Numerical simulation of Carbon Dioxide Sequestration in porous media using multiphase/multicomponent thermal Lattice Boltzmann Model

Project: Monitored by Research Administration

Project Details

Grant Program

Faculty Development Competitive Research Grant Program 2021-2023

Project Description

This project is the continuation of a previous three years funded research activity focused on investigating CO2 storage and flow in and through deep underground porous media, within the framework of the major current issue on carbon dioxide capture and storage (CCS). CO2 flow in porous media will be modeled using multiphase/multicomponent thermal lattice Boltzmann Method (LBM). The LBM is a class of Computational Fluid Dynamics (CFD) method, capable of modeling a wide variety of complex fluid flow problems including single and multiphase flows in complex geometries. The LBM is a discrete computational method based upon the Boltzmann equation. It considers a fundamental volume of fluid to be composed of a collection of particles. Each set of particles contained in these volumes is represented by a particle velocity distribution function for each fluid component at each grid point. During the time-step advance of the simulation, the fluid particles can collide with each other as they move, possibly under applied forces. The rules governing the collisions, such as Bhatnagar-Gross-Krook (BGK) are designed such that the time-averaged motion of the particles is consistent with the Navier-Stokes equation (Chen and Doolen 1998).

LBM is a mesoscopic method which is able to capture microscopic effects and reproduce macroscopic behavior of fluids as a result (Huang et al., 2014). Macroscopic and microscopic methods have their own limitations when applied separately. The former one is usually insensitive to microscopic physics of fluids, while microscopic methods can be time consuming and computationally expensive when dealing with large domains. One of the advantages of mesoscopic methods is the ability to connect these microscopic and macroscopic descriptions of fluid dynamics at reasonable computational effort and physical precision. Another advantage of using LBM is that the method can easily be parallelized, so the computational time is dramatically reduced (Derksen, 2013).

LBM has been applied to study CO2 flow in underground porous medium structure (i.e. Mahmoudi et al., 2014; Huang et al., 2013; Yamabe et al., 2015; Fakhari et al., 2018; Bakhshian and Hosseini, 2019) with controversial results. When CO2 is injected into the reservoirs for sequestration, in most cases it is in supercritical phase (approximately, 74 bars and 31 °C), and thereafter, injected CO2 starts displacing resident fluid. This supercritical CO2 (scCO2) and the originally resident fluid in the porous medium together are treated as a two-phase system. Typically, density and kinematic viscosity of scCO2 are approximately 70% and 1/10-1/4 of respective properties of the resident fluid (Chen and Zhang, 2010).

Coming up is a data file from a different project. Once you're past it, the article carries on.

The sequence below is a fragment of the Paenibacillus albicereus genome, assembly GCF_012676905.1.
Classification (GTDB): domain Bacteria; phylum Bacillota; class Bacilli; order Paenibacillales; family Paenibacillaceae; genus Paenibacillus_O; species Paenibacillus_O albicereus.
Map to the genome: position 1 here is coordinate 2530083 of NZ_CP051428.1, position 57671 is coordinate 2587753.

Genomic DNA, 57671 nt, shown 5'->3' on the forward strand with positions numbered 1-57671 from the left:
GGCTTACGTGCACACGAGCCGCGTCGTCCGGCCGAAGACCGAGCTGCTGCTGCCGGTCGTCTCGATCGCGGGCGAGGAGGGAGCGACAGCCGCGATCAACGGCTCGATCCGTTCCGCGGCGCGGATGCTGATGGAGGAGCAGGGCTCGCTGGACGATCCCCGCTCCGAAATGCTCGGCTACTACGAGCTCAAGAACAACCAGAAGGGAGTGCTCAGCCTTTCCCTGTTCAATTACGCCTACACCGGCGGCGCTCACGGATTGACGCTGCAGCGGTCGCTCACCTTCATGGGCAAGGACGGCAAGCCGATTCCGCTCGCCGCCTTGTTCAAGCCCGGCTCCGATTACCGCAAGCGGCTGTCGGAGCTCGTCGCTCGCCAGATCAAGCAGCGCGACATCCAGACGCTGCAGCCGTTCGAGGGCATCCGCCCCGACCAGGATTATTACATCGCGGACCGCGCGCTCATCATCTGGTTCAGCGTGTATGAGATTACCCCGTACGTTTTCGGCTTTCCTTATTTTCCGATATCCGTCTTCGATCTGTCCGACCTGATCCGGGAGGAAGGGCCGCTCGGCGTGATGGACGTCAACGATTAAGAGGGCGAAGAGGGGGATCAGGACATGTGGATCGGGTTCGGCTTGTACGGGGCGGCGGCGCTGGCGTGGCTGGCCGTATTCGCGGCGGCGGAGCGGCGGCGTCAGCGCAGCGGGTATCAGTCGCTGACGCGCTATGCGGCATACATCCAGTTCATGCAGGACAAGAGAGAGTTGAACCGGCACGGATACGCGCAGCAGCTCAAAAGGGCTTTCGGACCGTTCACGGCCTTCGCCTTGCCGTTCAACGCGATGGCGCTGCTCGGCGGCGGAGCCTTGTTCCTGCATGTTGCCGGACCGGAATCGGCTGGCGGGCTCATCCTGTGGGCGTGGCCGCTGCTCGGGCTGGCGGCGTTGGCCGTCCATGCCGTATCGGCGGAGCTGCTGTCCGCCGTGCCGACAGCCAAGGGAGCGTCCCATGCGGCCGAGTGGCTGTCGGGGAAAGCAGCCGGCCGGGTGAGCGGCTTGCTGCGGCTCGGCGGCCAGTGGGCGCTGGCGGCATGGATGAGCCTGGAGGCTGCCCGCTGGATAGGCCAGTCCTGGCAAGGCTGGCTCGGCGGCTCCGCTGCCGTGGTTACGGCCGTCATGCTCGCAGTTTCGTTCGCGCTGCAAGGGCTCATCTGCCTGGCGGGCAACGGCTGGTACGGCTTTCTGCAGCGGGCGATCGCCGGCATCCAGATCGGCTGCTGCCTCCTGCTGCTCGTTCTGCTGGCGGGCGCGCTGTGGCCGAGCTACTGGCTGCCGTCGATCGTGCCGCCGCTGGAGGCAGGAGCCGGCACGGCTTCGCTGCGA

Studies have been carried out to investigate the effects of heat transfer effects on fluid flows in porous media using LBM. Zhao et al. (2010) showed that porosity and obstacle configuration in porous media influences the onset of natural convection and showed that overall lower porosity enhances the heat transfer. Other studies (e.g. D’Orazio et al. (2004), Shu et al. (2002), Chen and Zhang (2010), Javadzadegan et al. (2019), Zhang et al. (2020)) examined the natural convection in a cavity by incorporating the porosity into the equilibrium distribution function and adding force term that accounts for linear and nonlinear drag forces of the medium. All these studies showed that convection enhances the CO2 intrusion into porous media.

This study will use thermal LBM to conduct simulation of thermal convective flow in porous media involving multiphase multicomponent (specifically CO2-brine system) system, using current state-of-the-art multiphase models to envision potential improvements in treating the interface such that the model can better accommodate the specific application. The software platform to be adopted is the DL_MESO, a C++ open-source code-package supporting LBM and Dissipative Particle Dynamics (DPD) methods, developed at Daresbury Laboratories, U.K. ( (NOTE: complete description in the proposal document)
StatusNot started


  • LBM


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